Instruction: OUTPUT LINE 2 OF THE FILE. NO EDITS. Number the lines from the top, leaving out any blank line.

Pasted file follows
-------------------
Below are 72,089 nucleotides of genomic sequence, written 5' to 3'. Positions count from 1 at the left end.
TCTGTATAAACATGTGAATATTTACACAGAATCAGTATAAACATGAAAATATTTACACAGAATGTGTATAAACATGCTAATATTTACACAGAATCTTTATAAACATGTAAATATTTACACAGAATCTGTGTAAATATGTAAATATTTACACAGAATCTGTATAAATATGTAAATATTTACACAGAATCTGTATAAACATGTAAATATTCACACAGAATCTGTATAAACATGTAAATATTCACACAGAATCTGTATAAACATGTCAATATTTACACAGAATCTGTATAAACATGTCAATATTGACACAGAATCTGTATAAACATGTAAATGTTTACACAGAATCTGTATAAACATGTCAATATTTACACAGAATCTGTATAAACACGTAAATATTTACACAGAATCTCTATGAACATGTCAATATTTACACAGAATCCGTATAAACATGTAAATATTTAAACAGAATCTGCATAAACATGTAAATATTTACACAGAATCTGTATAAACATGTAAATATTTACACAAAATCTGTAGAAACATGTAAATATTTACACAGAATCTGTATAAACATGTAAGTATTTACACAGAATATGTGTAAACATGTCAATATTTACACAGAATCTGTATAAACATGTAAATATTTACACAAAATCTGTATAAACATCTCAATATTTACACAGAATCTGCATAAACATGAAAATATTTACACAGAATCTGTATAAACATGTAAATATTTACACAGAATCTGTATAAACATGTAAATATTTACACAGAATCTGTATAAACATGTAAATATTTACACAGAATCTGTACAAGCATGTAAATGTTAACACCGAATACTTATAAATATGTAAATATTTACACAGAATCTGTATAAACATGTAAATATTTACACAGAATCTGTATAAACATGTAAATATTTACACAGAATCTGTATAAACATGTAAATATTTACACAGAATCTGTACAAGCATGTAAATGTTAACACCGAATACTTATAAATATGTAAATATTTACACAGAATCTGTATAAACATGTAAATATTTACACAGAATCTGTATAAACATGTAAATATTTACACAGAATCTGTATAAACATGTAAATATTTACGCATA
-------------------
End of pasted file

TCTGTATAAACATGTGAATATTTACACAGAATCAGTATAAACATGAAAATATTTACACAGAATGTGTATAAACATGCTAATATTTACACAGAATCTTTATAAACATGTAAATATTTACACAGAATCTGTGTAAATATGTAAATATTTACACAGAATCTGTATAAATATGTAAATATTTACACAGAATCTGTATAAACATGTAAATATTCACACAGAATCTGTATAAACATGTAAATATTCACACAGAATCTGTATAAACATGTCAATATTTACACAGAATCTGTATAAACATGTCAATATTGACACAGAATCTGTATAAACATGTAAATGTTTACACAGAATCTGTATAAACATGTCAATATTTACACAGAATCTGTATAAACACGTAAATATTTACACAGAATCTCTATGAACATGTCAATATTTACACAGAATCCGTATAAACATGTAAATATTTAAACAGAATCTGCATAAACATGTAAATATTTACACAGAATCTGTATAAACATGTAAATATTTACACAAAATCTGTAGAAACATGTAAATATTTACACAGAATCTGTATAAACATGTAAGTATTTACACAGAATATGTGTAAACATGTCAATATTTACACAGAATCTGTATAAACATGTAAATATTTACACAAAATCTGTATAAACATCTCAATATTTACACAGAATCTGCATAAACATGAAAATATTTACACAGAATCTGTATAAACATGTAAATATTTACACAGAATCTGTATAAACATGTAAATATTTACACAGAATCTGTATAAACATGTAAATATTTACACAGAATCTGTACAAGCATGTAAATGTTAACACCGAATACTTATAAATATGTAAATATTTACACAGAATCTGTATAAACATGTAAATATTTACACAGAATCTGTATAAACATGTAAATATTTACACAGAATCTGTATAAACATGTAAATATTTACACAGAATCTGTACAAGCATGTAAATGTTAACACCGAATACTTATAAATATGTAAATATTTACACAGAATCTGTATAAACATGTAAATATTTACACAGAATCTGTATAAACATGTAAATATTTACACAGAATCTGTATAAACATGTAAATATTTACGCATA